The controversy didn't end there. Later that year in the Colorado House, Republican representative Mark Paschall angered lawmakers by using Joe Wright's prayer as the invocation. Some members there also walked out in protest.
Paul Harvey got a hold of the prayer and read it on his program. He got more requests for copies of it than any other thing he had ever done. Here’s what he prayed:
"Heavenly Father, we come before you today to ask Your forgiveness and to seek Your direction and guidance. We know Your Word says, "Woe to those who call evil good," but that’s exactly what we have done. We have lost our spiritual equilibrium and inverted our values. We confess that:
We have ridiculed the absolute truth of Your Word and called it pluralism.
We have worshipped other gods and called it multi-culturalism.
We have endorsed perversion and called it an alternative lifestyle.
We have exploited the poor and called it the lottery.
We have neglected the needy and called it self-preservation.
We have rewarded laziness and called it welfare.
We have killed our unborn and called it a choice.
We have shot abortionists and called it justifiable.
We have neglected to discipline our children and called it building self-esteem.
We have abused power and called it political savvy.
We have coveted our neighbor’s possessions and called it ambition.
We have polluted the airwaves with profanity and called it freedom of expression.
We have ridiculed the time-honored values of our forefathers and called it enlightenment.
Search us, O God, and know our hearts today; try us and see if there be some wicked way in us; cleanse us from every sin and set us free. Guide and bless these men and women who have been sent here by the people of Kansas, and who have been ordained by You, to govern this great state. Grant them Your wisdom to rule and may their decisions direct us to the center of Your
For thirteen extraordinary days in October of 1962, the world stood on the brink of an unthinkable catastrophe. Across the globe, people anxiously awaited the outcome of a harrowing political, diplomatic and military confrontation that threatened to end in an apocalyptic nuclear exchange between the United States and the Soviet Union.
There is an interesting late night scene in “Thirteen Days,” the movie that chronicles the events. Kenny O’Donnell, an advisor and friend of President Kennedy, is walking down the street and passes a Catholic church, when he sees a long line of people in front of the church. He looks to see why people are lined up when he sees a sign that says, "Confessions 24 hours. Pray for peace."
Kenny stops. Pauses. And then gets in line.
God’s ear is always open when we come to him in prayer. We don’t have to wait in line, and we don’t have to wait for catastrophe. Under any circumstance prayer is always the best thing to do. (Fresh Illustrations, http://www.freshministry.org/illustrations.html )
I recall the story of the sea captain who was a Christian and given to much prayer. A great storm was blowing and someone came the wheelhouse where the Captain was. It was a great storm. A man shouted to the Captain, "Why are you not praying?" The Captain said, "I pray during the calm and when the storm...
A Graduates Call
(Lord, teach us to pray)
Once Christian Graduates are continually feeding on the Word of God, the Holy Spirit will move them to be like the disciple who came to Jesus and said, "...Lord teach us to pray..." (Luke 11:1)
A popular term used today is "What would Jesus do." He would pray about everything. Jesus prayed at His baptism, (Luke 3:21) He prayed before the choosing of the twelve, (Luke 6:12) when the crowds began to increase, (Luke 5:16) before He asked the twelve for their confession of faith, (Luke 9:18) and at His Transfiguration. (Luke 9:29) The disciples knew that He often prayed alone (Mark 1:25) and it is only natural that those who know Him would ask Him to teach them to pray. If Jesus Christ, the perfect Son of God depended on prayer during His days on this earth (Hebrews 5:7) then why should it seem out of place for us to be obedient to God's Word that tells us to, "...pray continually..." (1 Thessalonians 5:17)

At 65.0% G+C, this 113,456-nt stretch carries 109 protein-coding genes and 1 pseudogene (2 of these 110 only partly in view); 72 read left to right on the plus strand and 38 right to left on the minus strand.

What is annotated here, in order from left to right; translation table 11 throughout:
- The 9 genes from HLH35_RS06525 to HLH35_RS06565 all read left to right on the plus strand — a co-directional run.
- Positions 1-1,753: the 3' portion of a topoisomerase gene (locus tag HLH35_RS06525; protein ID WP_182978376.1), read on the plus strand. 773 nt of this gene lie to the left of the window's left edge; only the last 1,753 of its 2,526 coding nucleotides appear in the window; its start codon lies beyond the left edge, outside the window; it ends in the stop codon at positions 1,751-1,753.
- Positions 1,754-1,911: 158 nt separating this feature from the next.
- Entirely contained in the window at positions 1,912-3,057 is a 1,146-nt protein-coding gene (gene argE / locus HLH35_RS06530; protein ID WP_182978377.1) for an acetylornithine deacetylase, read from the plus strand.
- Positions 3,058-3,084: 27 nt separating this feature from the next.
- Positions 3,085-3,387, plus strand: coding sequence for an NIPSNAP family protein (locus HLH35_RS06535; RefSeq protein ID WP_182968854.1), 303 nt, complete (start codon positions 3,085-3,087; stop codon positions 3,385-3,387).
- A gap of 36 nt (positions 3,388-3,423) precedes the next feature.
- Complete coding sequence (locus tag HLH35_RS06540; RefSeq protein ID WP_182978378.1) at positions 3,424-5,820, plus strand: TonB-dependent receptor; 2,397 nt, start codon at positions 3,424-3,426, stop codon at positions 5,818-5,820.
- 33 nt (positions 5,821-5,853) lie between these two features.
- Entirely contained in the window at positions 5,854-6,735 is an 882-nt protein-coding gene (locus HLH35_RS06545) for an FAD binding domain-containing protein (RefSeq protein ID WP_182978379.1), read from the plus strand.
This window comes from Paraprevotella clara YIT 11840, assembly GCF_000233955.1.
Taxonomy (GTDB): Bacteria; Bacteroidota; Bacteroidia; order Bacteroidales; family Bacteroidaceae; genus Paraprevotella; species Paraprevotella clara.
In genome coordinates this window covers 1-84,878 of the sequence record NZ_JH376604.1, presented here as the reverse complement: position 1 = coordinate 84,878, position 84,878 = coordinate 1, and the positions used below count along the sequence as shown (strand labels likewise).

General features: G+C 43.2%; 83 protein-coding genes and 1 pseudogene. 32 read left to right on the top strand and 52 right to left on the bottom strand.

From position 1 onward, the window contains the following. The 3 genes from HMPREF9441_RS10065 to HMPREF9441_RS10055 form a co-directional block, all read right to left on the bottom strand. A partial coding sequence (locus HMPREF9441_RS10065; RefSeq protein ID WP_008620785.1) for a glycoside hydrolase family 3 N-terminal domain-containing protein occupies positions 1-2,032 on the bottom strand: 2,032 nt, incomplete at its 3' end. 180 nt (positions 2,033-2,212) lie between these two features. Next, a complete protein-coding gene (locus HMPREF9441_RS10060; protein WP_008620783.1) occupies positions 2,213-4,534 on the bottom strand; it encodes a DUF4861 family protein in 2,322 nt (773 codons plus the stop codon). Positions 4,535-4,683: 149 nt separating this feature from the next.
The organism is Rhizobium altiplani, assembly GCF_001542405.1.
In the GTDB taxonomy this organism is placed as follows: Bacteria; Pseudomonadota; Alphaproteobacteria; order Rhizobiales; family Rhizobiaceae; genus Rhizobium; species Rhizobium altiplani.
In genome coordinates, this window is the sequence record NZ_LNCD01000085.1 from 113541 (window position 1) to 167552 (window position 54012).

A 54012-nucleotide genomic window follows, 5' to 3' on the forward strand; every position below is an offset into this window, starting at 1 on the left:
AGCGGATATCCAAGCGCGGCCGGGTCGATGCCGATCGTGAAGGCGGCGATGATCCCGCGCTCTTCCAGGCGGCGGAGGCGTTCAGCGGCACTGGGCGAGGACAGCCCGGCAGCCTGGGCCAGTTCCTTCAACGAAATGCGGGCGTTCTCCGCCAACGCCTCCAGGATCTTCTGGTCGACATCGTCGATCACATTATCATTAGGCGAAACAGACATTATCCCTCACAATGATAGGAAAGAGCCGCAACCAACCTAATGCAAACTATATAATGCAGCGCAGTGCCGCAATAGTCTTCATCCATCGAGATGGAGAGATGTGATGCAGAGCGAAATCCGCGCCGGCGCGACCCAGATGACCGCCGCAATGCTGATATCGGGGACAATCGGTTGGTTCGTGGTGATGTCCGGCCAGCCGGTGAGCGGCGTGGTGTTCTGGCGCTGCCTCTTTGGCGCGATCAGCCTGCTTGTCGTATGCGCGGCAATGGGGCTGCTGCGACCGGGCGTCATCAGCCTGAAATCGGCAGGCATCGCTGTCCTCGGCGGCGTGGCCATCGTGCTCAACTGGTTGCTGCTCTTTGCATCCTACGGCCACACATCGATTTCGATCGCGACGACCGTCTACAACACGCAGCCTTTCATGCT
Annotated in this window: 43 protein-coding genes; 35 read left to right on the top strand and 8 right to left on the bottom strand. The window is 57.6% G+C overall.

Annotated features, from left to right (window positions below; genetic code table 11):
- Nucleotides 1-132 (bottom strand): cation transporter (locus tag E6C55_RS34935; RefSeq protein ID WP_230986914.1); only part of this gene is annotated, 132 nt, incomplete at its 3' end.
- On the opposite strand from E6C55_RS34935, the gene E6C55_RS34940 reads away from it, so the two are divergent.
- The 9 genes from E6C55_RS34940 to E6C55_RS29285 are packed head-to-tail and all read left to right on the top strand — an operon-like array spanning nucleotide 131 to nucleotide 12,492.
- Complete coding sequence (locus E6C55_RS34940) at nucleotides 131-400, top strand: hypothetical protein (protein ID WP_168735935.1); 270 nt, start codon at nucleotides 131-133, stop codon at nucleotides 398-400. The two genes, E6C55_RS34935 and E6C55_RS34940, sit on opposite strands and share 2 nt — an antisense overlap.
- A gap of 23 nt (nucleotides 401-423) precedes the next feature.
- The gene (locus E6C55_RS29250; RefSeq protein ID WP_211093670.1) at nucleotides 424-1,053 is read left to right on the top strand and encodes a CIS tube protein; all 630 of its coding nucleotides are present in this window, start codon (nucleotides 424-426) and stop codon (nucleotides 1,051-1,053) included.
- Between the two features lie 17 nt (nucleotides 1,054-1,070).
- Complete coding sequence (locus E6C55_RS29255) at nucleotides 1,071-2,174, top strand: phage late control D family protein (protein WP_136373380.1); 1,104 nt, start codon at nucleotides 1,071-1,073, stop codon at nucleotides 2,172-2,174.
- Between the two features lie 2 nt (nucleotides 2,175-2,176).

Prayer finds its heart in the personality of God, His ability and willingness to communicate with us through the power of the Holy Spirit. It involves a sure knowing that He has personal control in everything in our lives, in all things and over all creatures. Christians who believe these truths have no problem connecting with God in prayer. Abraham's servant connected in prayer and the Lord directed him to the person who should be the wife to his master's son. (Genesis 24:10-20)
Christian graduates are to be like Ezra and Nehemiah. Nehemiah prayed and asked the Lord to grant him favor with the Emperor of Persia. (Nehemiah 1:4-11) Ezra knew that it was God who put it in the king's heart to honor the house of the Lord. (Ezra 7:27-28)
Christian graduates who will enjoy Biblical success are those who will approach Jesus in every part of their lives and say, "Jesus, teach us to pray!
In a poem attributed to Archbishop Oscar Romero, entitled "Prophets of a Future Not Our Own," he states:
"It helps, now and then, to step back and take the long view. We accomplish in our lifetime only a tiny fraction of the magnificent enterprise that is God's work. Nothing we do is complete, which is another way of saying that the kingdom always lies beyond us.
No statement says all that could be said. No prayer fully expresses our faith. No confession brings perfection, no pastoral visit brings wholeness. No program accomplishes the church's mission. No set of goals and objectives includes everything.
This is what we are about. We plant the seeds that one day will grow. We water seeds already planted, knowing that they hold future promise. We lay foundations that will need further development. We provide yeast that produces effects far beyond our capabilities.
We cannot do everything, and there is a sense of liberation in realizing that. This enables us to do something, and to do it very well. It may be incomplete, but it is a beginning, a step along the way, an opportunity for God's grace to enter and do the rest.
We may never see the end results, but that is the difference between the master builder and the worker. We are workers, not master builders, ministers, not Messiahs. We are prophets of a future not our own." End quote. 
(From Ronald Harbaugh’s Sermon "The Kingdom Is God’s Gift to the Church, Not Individuals")